• I also like METEOR and GIGOLO in the grid. They make for lively fill—always a plus.
  • Ditto HATTIE [McDaniel who played Mammy]. This is a reference to the 1939 movie of Gone with the Wind. The gifted and savvy Ms. McD was the first African-American to be Oscar-nominated and the first to win as well.
A couple of weeks ago, Randy Ross clued OVA as [Breakfast for Brutus] and I commented that it surprised me. "Certainly the ancient Romans ate eggs," I wrote, "but I just can't feature Brutus sitting down to breakfast and asking his wife (or more likely his servant) to prepare 'two eggs, over easy' (or 'two ova, ova easy'...). Just something incongruous about this clue/fill combo." Today, we have a variation on the same theme with the clue [Caesar's breakfast?]. Now, believe me, I know this is meant jocularly, but STRICTly in the for-what-it's-worth column, while egg dishes were being prepared back then (I stand enlightened), it's far more likely that these guys were eating bread and cheese and fruit for breakfast. On the other hand (or maybe in it...), it seems the ancient Romans really did have a thing for deviled eggs. I kid you not!

And one final shout out to my home town (the Chamber of Commerce owes me!) with this site that has some wonderful photos of and backstory on the city's famous row houses.

Jerome Gunderson's Los Angeles Times crossword

I really liked the fun pop-culture flip-flop theme, but I'm going to refer you to the L.A. Crossword Confidential post I wrote last night because a migraine has befallen me this morning.

Brendan Emmett Quigley's blog crossword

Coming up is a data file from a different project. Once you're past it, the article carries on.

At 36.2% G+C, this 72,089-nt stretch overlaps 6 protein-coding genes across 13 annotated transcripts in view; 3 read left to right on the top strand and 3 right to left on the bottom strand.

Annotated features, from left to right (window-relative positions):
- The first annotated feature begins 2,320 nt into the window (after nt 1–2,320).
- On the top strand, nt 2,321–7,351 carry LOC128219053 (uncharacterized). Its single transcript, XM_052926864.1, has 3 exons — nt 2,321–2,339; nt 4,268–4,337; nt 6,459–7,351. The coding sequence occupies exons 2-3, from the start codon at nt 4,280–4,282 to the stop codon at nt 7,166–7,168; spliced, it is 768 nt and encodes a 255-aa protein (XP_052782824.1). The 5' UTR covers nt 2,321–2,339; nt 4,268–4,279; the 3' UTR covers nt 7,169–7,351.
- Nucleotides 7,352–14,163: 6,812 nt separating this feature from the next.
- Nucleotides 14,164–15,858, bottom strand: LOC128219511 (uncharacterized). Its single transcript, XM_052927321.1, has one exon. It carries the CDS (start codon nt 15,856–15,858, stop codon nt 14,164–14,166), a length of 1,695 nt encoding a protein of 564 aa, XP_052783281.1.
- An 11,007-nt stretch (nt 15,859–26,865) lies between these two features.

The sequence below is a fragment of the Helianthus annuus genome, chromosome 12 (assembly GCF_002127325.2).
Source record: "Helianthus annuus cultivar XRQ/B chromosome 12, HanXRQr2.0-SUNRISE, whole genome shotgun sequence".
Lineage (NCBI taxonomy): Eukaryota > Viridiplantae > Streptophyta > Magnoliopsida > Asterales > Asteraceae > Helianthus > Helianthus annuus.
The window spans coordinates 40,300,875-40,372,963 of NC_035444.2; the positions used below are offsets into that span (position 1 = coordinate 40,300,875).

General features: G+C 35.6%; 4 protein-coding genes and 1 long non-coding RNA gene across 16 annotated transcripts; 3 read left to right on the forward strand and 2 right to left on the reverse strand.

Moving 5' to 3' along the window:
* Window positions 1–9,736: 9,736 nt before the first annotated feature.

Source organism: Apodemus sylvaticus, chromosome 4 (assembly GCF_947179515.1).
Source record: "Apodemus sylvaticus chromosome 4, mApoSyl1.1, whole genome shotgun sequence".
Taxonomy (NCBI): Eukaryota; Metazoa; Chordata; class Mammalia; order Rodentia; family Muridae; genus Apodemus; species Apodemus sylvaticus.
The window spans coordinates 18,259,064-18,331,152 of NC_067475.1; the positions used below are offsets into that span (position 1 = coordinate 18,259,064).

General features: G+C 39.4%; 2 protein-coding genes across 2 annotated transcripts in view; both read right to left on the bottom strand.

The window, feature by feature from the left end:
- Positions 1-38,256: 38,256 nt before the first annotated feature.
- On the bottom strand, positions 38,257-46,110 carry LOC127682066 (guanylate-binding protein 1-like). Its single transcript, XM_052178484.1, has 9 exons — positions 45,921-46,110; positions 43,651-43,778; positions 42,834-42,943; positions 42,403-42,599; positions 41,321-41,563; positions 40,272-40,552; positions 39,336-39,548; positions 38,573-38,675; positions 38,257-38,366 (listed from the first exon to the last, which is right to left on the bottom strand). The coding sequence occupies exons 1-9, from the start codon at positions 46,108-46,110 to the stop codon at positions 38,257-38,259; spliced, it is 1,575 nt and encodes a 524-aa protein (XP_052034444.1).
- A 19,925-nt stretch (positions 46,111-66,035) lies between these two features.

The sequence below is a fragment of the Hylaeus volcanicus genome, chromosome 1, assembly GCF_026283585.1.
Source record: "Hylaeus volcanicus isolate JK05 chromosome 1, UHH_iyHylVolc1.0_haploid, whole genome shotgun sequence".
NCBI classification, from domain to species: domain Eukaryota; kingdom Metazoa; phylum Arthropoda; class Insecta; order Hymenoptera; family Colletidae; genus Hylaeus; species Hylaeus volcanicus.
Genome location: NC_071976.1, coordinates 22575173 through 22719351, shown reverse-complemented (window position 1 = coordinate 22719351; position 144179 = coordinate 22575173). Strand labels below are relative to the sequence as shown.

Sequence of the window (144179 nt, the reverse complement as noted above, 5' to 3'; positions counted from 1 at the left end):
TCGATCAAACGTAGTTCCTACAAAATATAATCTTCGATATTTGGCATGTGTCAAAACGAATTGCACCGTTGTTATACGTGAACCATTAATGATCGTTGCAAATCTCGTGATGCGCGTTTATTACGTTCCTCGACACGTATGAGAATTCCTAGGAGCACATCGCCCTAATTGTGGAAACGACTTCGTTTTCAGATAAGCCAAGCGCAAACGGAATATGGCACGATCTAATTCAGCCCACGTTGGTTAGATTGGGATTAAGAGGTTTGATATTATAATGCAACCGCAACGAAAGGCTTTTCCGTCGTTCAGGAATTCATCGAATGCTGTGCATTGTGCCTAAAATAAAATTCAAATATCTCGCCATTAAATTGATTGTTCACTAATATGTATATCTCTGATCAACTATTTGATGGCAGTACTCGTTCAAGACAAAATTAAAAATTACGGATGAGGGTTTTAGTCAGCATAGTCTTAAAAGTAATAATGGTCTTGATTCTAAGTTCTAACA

joon here to pinch-blog for our migraine-stricken hostess. brendan's got a themeless wednesday for us today, and it's tough as nails. the version i test-solved yesterday was even tougher, but this one's still got a whole lot of tough in it. in addition to some stumperesque cluing, there were several answers i hadn't heard of at all:

  • [Shampoo for psoriasis] is TEGRIN.
  • [Doctor Who's time machine] is TARDIS. yikes. and these two crossed each other at the R. luckily, R was the most reasonable-looking guess there.
  • [Live Aid and Live 8 concert organizer Bob] GELDOF, anyone?
  • [Walter ___, The Clock King portrayer on TV's "Batman"] is SLEZAK. ye gods.
  • those were all proper nouns, but there was also one improper (?) noun that i didn't know: CANTLE, or [Saddle seat back].

as usual, though, brendan's stuffed the grid with some goodies, like AIR QUOTE and MIX IT UP and P.F. CHANG'S. i also really like the word HIRSUTE, and the ambivalent combination of "YES, LET'S" and "I MEAN NO."

Byron Walden's Onion AV club crossword

i loved this puzzle. my favorite onion puzzle in recent memory. and yes, he had me at 31d (["Benny and ___"]). but there was so much goodness here, starting with a tight theme into which byron nonetheless managed to jam five long entries, all of which intersected! the theme is works of art consisting of two people, (at least) one of whom starts with JUL:

  • [Schoolyard duo in a Paul Simon song] is ME AND JULIO.
  • [Bob Dylan song about the Rosenbergs] is JULIUS AND ETHEL. don't know the song, but of course it wasn't hard to infer the title, even before the theme manifested itself.
  • ROMEO AND JULIET [begins, "Two households, both alike in dignity"].
  • the [1962 classic from director François Truffaut] is JULES ET JIM.
  • and finally, intersecting all of the other theme answers running down the middle, we have the [Streep/Adams 2009 biopic], JULIE AND JULIA.

the 70-word fill had some ridiculously fresh entries, too. JOCK ITCH is a [Rash that's embarrassing to scratch]. the SOUP NAZI! he's in here, clued as the [Strict, restaurant-owning Seinfeld character]. [Not one's best effort] is one's B GAME. byron definitely brought his A game today. how else to explain the intricate theme, low word count, great fill, and typically waldenesque (though toned down a notch from his usual saturday level) cluing?